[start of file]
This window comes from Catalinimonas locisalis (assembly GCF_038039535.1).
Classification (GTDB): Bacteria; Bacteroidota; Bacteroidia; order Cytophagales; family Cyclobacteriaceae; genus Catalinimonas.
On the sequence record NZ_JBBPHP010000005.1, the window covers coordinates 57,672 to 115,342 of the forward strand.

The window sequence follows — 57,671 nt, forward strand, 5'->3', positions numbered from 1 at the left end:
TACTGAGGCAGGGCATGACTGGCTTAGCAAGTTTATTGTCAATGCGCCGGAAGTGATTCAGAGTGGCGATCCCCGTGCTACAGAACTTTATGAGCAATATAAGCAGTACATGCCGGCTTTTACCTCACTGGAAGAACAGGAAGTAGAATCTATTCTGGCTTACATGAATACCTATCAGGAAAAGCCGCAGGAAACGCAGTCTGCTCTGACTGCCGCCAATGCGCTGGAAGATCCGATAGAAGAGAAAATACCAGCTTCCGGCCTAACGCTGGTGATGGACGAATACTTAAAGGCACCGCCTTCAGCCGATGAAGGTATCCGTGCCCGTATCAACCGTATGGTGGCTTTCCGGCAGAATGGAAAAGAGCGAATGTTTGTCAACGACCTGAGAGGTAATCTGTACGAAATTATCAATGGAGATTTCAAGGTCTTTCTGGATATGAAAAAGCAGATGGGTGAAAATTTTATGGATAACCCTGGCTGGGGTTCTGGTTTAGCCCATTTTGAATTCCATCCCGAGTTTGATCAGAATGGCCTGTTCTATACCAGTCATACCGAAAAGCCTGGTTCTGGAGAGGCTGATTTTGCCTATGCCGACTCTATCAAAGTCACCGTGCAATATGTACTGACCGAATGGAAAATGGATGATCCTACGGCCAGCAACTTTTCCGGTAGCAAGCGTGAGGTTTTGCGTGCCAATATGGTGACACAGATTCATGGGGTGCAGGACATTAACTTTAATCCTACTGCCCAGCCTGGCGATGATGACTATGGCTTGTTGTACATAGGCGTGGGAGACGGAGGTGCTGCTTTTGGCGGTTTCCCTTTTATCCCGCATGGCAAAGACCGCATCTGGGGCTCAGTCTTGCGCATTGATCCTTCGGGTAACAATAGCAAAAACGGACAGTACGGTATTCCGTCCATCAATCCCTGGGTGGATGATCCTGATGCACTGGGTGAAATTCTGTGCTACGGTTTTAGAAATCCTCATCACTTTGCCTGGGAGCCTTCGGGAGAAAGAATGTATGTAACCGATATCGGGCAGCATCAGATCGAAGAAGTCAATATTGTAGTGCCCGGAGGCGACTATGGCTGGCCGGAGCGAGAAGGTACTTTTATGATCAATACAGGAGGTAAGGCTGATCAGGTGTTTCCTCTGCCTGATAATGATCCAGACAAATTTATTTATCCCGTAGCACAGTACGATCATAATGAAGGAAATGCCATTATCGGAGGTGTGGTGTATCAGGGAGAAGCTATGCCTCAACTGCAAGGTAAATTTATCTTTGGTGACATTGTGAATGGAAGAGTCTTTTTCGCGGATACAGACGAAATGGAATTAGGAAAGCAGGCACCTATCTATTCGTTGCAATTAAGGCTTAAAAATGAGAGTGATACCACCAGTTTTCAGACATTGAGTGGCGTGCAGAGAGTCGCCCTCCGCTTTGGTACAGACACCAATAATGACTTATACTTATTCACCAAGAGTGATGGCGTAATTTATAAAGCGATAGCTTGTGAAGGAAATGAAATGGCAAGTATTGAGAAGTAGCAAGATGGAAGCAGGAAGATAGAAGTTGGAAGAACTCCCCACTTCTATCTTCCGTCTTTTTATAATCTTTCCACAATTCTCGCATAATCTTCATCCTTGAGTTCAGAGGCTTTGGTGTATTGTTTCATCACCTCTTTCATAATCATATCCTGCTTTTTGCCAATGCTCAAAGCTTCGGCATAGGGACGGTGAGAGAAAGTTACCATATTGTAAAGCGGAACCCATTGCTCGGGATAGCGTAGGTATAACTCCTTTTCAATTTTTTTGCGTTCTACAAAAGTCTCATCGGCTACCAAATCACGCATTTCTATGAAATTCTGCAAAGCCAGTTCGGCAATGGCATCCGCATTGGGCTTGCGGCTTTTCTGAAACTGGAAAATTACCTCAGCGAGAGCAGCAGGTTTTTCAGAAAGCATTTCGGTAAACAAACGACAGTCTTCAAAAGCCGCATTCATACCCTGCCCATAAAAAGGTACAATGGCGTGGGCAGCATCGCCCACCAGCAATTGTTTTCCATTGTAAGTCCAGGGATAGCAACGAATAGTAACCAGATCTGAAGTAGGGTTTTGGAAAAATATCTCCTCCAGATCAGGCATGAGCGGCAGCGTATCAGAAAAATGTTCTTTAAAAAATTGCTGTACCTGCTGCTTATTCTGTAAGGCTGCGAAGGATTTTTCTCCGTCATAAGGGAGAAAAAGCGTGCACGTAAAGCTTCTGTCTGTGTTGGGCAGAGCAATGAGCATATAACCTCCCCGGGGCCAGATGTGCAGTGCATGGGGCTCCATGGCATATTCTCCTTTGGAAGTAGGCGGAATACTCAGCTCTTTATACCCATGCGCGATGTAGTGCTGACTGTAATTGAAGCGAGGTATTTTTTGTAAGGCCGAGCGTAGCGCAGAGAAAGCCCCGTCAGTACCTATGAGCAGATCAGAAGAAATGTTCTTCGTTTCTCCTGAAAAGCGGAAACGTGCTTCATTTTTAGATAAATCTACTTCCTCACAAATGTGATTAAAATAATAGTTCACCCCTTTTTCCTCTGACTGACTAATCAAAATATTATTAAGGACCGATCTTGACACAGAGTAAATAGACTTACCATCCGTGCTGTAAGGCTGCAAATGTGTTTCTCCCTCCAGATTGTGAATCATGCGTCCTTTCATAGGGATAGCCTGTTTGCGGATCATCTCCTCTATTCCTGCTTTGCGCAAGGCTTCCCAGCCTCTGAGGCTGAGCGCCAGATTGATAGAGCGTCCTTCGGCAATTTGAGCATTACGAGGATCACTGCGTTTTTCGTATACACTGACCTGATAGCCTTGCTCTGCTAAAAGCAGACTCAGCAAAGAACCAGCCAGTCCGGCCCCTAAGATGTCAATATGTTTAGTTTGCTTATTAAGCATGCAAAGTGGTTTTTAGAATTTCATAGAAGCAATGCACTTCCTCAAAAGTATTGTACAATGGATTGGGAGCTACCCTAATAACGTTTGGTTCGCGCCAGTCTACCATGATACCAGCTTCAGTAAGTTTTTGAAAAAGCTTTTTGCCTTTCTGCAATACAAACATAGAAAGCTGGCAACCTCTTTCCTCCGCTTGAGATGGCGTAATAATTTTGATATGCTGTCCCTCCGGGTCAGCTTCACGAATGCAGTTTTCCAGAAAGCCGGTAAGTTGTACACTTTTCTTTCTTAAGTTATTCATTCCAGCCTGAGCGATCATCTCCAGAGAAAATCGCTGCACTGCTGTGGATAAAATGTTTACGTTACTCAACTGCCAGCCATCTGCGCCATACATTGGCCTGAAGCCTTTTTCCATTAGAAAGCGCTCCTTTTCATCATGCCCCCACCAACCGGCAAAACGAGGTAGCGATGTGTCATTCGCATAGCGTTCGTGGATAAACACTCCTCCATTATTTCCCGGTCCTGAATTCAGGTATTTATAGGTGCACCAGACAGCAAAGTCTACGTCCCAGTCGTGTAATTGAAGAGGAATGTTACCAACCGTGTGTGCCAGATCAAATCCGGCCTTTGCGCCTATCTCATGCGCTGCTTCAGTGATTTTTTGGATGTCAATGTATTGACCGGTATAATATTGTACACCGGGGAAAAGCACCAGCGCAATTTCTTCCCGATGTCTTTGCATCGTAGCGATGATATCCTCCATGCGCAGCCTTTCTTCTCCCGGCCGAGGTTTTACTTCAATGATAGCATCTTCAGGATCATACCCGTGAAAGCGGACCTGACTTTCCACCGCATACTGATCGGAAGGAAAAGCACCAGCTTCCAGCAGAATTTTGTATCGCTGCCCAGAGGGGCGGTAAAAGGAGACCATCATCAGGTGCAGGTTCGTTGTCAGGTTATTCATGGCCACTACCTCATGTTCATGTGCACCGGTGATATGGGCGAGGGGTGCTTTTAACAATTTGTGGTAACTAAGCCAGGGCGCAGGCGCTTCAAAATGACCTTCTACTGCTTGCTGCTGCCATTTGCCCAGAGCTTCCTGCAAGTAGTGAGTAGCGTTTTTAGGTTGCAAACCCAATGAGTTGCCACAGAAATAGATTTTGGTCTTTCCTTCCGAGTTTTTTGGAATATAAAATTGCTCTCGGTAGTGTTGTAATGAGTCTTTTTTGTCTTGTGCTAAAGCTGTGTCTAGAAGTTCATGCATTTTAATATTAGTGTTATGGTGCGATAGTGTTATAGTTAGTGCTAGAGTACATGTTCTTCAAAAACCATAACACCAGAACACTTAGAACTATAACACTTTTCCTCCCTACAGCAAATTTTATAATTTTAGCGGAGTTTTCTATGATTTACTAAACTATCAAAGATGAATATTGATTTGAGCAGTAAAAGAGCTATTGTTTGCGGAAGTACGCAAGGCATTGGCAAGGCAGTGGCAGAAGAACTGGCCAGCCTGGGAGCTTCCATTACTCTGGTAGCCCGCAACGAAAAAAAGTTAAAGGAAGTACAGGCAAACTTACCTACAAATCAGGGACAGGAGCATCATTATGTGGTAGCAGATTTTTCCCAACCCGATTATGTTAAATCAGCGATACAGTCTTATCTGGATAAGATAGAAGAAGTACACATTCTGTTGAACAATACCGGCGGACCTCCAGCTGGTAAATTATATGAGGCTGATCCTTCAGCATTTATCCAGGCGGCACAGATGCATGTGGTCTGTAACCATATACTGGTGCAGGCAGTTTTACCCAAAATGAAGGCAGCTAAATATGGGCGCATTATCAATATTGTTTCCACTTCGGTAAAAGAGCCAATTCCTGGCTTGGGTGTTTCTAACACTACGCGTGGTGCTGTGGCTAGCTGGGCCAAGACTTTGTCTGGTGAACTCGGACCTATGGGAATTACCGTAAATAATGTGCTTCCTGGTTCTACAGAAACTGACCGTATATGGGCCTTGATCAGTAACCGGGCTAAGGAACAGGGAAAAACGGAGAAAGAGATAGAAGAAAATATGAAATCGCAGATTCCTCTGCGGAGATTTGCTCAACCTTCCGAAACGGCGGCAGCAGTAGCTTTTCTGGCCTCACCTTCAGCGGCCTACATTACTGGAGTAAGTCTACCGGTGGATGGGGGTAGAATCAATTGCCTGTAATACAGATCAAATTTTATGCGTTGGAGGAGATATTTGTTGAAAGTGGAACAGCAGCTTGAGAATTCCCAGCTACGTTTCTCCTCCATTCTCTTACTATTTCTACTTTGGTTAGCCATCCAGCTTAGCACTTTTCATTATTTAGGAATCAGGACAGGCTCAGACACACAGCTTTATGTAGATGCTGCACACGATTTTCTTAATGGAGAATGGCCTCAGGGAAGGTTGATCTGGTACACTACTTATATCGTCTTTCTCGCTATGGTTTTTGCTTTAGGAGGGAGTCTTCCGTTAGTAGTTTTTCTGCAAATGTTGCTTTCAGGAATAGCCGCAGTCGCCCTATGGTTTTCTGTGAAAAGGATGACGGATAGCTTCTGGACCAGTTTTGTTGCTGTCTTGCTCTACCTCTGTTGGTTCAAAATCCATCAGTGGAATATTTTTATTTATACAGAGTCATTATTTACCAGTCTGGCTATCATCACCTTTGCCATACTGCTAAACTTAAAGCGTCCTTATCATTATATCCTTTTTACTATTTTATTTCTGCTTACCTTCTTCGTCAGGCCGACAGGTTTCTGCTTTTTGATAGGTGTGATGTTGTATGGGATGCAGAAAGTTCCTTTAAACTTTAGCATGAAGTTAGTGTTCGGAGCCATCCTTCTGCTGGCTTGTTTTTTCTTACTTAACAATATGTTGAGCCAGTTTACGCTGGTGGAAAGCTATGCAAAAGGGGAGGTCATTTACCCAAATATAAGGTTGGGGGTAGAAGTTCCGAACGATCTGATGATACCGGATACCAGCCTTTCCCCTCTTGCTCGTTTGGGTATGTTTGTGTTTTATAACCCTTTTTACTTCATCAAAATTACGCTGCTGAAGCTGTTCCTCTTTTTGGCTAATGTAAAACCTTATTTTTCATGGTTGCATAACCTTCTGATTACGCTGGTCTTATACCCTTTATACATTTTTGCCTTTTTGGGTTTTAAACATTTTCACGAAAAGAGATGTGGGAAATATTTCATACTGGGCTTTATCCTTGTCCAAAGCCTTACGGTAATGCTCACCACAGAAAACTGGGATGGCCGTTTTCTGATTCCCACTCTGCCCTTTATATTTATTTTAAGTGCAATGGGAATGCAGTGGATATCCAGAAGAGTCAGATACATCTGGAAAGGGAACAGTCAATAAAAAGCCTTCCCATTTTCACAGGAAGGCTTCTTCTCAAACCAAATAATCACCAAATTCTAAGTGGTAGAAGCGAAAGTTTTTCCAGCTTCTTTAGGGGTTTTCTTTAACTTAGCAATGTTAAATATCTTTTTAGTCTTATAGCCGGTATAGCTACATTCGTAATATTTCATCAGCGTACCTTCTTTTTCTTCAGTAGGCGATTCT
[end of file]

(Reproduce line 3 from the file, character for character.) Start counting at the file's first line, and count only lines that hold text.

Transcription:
On the sequence record NZ_JBBPHP010000005.1, the window covers coordinates 57,672 to 115,342 of the forward strand.